An “accusatory” text, sent to two colleagues in the wee hours of the morning.
A kerfuffle along a Toronto street, in which one of those same colleagues was allegedly grabbed by the arm, pulled aside and given a dressing down in front of others.
Elgin County’s top politician, Warden Ed Ketchabaw, has been dealt a reprimand by his council colleagues after an integrity watchdog found he twice violated the county’s code of conduct in his dealings with its former top bureaucrat, a chief administrative officer who quit within weeks of the incidents.
But while county council accepted integrity commissioner John Mascarin’s final report on his investigation into conduct complaints about Ketchabaw, including the reprimand, the politicians broke with his recommendation to also dock the warden 10 days’ pay – a fraction of the penalty the code allows.
“Basically, it would be a written reprimand because it’s written into the minutes,” Councillor Todd Noble told The Free Press. “It was a written reprimand without financial consequences."
Ketchabaw, a veteran of civic politics and the mayor of Bayham, said he’s glad the investigation is over but is unsatisfied with how it unfolded.
“No, I’m not happy that it went this route in the first place,” he said in an interview. “It is what it is.”
Julie Gonyou, the county’s former chief administrative officer, resigned early in May after nearly six years on the job in a departure Ketchabaw at the time called “a rather sudden resignation.”
A complaint was filed two days earlier with the integrity commissioner, including some allegations the watchdog found to be “hearsay." In the cases of the text and the street incident, however, Mascarin, a lawyer, found Ketchabaw violated the code’s sections against abusive and inappropriate workplace behaviour.
Mascarin’s report did not identify Gonyou by name, nor the complainant, and drew no firm conclusion about why the former bureaucrat left the job, noting the resignation letter referenced focusing on personal "health, safety and wellness following several weeks of very challenging circumstances.”
Still, Mascarin found a “reasonable basis” to suggest the street incident contributed to workplace concerns and that the former CAO felt “if not unsafe, at least vulnerable” in the warden’s presence.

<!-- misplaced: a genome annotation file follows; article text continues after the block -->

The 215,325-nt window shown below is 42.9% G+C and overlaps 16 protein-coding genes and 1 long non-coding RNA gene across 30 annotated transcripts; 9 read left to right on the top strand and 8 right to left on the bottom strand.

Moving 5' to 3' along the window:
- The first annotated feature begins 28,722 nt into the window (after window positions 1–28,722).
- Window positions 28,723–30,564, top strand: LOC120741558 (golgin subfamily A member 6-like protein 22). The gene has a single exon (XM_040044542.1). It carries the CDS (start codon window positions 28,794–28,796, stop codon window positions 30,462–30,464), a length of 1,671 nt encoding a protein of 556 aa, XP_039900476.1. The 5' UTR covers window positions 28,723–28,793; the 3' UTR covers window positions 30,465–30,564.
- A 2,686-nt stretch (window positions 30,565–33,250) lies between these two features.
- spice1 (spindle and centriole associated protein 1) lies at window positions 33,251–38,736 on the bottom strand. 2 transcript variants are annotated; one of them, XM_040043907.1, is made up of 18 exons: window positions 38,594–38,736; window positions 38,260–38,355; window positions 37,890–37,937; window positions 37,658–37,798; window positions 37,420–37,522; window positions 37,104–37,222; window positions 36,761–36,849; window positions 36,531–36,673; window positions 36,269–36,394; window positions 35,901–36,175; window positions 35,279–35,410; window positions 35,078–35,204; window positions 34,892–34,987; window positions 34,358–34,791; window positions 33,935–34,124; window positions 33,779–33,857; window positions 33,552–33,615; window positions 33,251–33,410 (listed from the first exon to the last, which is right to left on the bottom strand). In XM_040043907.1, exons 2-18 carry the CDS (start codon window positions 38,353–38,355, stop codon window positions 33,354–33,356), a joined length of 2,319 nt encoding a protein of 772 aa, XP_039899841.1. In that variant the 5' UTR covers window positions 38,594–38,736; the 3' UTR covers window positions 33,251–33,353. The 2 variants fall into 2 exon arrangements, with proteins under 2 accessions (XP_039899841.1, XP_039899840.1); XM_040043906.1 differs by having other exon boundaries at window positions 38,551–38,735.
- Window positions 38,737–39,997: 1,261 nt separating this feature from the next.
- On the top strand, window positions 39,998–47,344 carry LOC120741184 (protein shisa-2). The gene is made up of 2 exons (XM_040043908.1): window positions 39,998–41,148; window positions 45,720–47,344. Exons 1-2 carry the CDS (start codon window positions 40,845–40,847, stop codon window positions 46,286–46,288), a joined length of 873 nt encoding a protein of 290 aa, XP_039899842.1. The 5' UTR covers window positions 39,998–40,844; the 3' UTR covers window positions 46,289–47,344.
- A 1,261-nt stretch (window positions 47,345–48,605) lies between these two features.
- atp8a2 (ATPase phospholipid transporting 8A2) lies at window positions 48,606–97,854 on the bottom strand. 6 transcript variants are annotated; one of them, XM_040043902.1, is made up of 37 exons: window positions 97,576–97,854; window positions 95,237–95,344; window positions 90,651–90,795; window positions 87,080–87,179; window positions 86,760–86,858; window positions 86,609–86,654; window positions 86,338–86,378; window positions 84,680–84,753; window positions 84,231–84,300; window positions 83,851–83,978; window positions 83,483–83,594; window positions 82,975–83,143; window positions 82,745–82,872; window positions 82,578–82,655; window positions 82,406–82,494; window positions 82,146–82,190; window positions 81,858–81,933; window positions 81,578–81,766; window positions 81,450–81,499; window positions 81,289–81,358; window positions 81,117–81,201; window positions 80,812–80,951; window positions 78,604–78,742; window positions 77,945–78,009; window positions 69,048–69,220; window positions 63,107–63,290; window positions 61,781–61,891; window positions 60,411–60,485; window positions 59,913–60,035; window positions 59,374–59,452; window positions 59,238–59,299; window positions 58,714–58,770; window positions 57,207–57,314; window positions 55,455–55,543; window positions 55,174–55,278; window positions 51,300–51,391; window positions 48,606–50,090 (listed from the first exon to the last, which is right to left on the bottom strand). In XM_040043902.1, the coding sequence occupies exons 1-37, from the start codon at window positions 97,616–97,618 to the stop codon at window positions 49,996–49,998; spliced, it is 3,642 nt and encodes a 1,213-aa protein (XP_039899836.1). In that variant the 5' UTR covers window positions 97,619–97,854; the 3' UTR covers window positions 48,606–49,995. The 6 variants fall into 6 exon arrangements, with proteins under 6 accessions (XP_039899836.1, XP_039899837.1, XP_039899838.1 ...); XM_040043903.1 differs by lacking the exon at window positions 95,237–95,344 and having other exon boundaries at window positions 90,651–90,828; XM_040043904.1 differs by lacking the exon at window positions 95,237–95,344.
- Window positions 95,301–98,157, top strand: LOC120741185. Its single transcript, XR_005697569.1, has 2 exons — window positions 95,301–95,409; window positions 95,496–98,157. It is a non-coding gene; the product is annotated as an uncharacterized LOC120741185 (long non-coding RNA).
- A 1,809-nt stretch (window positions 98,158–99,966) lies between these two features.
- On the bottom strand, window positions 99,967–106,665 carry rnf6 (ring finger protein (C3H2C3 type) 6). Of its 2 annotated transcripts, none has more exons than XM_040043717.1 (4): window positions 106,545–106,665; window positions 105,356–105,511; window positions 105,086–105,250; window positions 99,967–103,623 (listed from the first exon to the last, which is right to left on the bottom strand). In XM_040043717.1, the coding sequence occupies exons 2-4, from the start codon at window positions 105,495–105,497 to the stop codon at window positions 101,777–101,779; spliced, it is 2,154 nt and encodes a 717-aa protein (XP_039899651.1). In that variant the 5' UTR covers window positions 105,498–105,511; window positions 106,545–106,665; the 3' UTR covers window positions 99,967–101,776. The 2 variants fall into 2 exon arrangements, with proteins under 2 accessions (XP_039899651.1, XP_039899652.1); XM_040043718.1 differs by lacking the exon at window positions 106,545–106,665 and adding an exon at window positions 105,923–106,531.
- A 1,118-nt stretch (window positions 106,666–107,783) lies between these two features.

At the heart of the investigation was an April 1 text Ketchabaw sent to Gonyou and the deputy warden at 3:30 a.m., and an April 17 incident along a street in Toronto, where a group from the county was returning to an annual roads convention from lunch.
In the text, according to the report, the warden complained about feeling disrespected that a meeting he'd been invited to with the CAO and the deputy warden the day before had started, in his view, without him.
"Folks, I’ve been troubled all night and have to get this off my chest. . . . So the question for you both, is it the office of the Warden you disrespect, or just me in particular," the text read in part.
The integrity commissioner found the text contributed to an unsafe workplace, both in its accusatory nature and at the time it was sent.
The report came to a similar conclusion about the Toronto street incident, noting the warden had said he "guided" the former CAO out of pedestrian traffic to ask if there was a problem at the office but that a witness recalled the Gonyou being grabbed by the arm and pulled aside for what sounded like an "intense" conversation.
"We view the actions as hostile and aggressive," Mascarin's report concluded.
County council received the integrity commissioner's report last week without debate, with Ketchabaw publicly apologizing at the meeting.
“At the time of the incidents indicated within the report, I did not believe that I had crossed the line of inappropriate behaviour,” he said. “I acknowledge and accept the findings of the integrity commission. Further, I regret that it appears that I had, in fact, used poor judgment in my interactions with the former CAO on the two occasions noted within the report and I accept responsibility for my actions.”
In his report, the integrity commissioner noted the warden was "disappointed" that evidence he provided about the two incidents, which he stands by, did not align with what the investigation found and that his conduct "was no doubt clouded by stressors related to workplace matters."
The code of conduct allows for pay suspensions for violations of up to 90 days, but Mascarin's report found the circumstances called for a penalty on the lighter side.
Brian Williams, Local Journalism Initiative Reporter, London Free Press